The Triple Warning part 2

Where upon came a great sound as of thunder from the mountain sides, and at the same time exceeding close at hand:

“Youth, thou arrest!” And the overpowering weight of the words felled the wanderer. He stretched himself out on the edge of rock as though he intended to rest there, and with an ironical curl of the lips he said half to himself:

“So it appears that I have committed murder without knowing it!” “Thy careless foot has crushed a worm,” the answer thundered back. And the youth answered with indifference:

“I see: neither a good nor an evil spirit spoke to me, but a spirit with a sense of humor. I was not aware that such hovered about among us mortals.”

And again the voice resounded in the fading twilight of the heights: “Art thou then no longer the same youth whose heart only this morning thrilled to the rhythmical beat of all the world? Is thy soul so dead that thou art untouched by the happiness and sorrow of even a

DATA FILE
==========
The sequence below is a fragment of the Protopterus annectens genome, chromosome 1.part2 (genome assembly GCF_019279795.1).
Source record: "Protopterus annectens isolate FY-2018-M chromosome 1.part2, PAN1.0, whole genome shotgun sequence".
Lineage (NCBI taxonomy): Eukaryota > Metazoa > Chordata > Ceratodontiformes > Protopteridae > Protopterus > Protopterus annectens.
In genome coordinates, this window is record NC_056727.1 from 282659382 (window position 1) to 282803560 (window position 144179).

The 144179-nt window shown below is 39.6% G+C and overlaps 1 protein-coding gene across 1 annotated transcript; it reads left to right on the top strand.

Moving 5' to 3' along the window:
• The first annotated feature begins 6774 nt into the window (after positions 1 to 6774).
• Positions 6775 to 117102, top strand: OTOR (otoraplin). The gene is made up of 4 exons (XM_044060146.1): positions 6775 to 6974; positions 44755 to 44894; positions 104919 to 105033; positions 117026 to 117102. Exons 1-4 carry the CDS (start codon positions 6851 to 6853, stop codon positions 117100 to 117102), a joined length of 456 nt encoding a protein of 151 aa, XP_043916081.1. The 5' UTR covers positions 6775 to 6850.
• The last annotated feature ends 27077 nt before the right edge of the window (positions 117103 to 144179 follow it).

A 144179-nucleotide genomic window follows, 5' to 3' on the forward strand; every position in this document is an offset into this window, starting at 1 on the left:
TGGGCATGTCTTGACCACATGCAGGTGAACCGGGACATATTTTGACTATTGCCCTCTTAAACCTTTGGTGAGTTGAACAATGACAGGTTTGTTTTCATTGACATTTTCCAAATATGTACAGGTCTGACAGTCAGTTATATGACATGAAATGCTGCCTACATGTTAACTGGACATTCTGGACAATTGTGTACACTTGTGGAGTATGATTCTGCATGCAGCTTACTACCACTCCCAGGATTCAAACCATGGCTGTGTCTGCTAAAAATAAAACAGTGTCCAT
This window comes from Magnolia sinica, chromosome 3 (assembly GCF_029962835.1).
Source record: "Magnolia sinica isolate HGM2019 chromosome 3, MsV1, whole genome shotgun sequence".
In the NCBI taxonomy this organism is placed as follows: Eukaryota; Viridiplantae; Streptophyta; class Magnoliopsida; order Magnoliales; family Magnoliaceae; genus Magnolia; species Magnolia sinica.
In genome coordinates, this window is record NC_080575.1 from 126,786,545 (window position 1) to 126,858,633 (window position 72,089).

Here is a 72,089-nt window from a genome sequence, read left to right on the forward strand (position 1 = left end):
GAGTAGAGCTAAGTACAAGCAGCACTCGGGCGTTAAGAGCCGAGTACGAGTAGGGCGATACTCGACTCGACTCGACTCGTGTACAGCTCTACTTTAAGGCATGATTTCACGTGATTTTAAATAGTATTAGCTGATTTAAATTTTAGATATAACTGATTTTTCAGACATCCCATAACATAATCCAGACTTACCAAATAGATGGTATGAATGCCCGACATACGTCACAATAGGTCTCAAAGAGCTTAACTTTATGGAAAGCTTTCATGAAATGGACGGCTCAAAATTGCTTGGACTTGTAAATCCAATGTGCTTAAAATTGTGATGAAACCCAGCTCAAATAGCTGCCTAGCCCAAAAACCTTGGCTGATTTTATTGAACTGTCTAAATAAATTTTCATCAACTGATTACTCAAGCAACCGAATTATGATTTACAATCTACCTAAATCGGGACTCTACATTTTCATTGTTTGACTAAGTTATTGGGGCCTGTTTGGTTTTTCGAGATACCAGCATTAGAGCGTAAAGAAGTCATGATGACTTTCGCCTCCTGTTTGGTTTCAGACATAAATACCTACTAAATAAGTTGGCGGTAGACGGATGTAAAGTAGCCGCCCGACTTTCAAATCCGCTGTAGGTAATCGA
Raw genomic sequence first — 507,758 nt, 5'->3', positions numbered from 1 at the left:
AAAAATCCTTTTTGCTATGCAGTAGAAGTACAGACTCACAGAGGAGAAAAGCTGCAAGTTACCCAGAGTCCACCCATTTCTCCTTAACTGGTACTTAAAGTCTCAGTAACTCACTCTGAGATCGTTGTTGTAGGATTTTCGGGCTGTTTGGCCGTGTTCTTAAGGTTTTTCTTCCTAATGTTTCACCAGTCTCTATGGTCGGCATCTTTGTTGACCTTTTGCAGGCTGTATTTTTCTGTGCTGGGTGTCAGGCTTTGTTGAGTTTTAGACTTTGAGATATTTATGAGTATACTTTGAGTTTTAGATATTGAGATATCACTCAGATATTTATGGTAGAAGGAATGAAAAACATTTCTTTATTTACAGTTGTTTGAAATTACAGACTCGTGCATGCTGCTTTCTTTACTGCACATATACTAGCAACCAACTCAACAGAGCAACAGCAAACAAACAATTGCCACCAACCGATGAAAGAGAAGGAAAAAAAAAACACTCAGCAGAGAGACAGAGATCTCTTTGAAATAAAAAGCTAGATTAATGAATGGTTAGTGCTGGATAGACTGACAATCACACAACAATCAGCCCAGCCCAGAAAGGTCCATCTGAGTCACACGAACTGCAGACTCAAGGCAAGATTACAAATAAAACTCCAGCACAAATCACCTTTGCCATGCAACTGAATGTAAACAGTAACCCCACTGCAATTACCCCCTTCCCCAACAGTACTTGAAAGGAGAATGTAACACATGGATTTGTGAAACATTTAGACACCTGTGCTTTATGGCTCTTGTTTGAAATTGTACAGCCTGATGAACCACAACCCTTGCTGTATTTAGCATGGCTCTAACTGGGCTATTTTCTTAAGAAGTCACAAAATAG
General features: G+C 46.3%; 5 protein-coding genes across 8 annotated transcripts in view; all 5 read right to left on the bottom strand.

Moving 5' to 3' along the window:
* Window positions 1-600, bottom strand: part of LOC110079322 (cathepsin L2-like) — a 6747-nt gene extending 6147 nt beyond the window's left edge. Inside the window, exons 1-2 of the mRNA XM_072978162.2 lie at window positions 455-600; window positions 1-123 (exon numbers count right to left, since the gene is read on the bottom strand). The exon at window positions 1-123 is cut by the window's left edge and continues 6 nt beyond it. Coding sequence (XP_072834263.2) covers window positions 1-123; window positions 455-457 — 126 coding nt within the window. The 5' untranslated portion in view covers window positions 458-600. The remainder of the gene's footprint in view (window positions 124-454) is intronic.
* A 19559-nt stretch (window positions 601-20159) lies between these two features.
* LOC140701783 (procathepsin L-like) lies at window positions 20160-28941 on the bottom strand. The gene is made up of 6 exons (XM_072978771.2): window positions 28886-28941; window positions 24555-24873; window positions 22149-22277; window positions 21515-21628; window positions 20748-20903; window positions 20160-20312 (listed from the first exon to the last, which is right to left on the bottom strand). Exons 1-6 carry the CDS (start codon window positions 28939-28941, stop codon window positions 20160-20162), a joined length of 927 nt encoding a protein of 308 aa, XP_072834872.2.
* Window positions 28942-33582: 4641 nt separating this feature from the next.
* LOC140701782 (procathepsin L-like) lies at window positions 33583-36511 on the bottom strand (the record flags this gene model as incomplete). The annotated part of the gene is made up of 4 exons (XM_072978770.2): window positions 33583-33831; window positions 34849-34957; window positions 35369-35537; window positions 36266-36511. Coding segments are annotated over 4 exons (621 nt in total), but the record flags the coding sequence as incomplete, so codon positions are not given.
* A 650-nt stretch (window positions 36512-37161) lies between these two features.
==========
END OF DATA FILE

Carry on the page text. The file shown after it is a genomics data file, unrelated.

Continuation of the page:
The Triple Warning part 1

Arthur Schnitzler (1862 – 1931)

Arthur Schnitzler, born in Vienna in 1862, was one of the most distinguished figures in Austrian literature, and a dramatist and fiction writer of international renown. His delicately written and finely conceived short stories are among the very best of their kind. The Triple Warning is a philosophical and metaphysical parable related in the author’s best and most brilliant style.

The present version is translated especially for this collection by Barrett H. Clark, from the volume Masks and Miracles.

The Triple Warning

In the morning mist, shot through with the blue of the heavens, a youth was making his way toward the beckoning mountains. His heart thrilled to the rhythmical beat of all the world. Without a care or Worry he went on for hours over the level country when, on reaching (lie edge of a forest, a voice rang out, sounding at once near at hand and far off, and very mysterious:

“G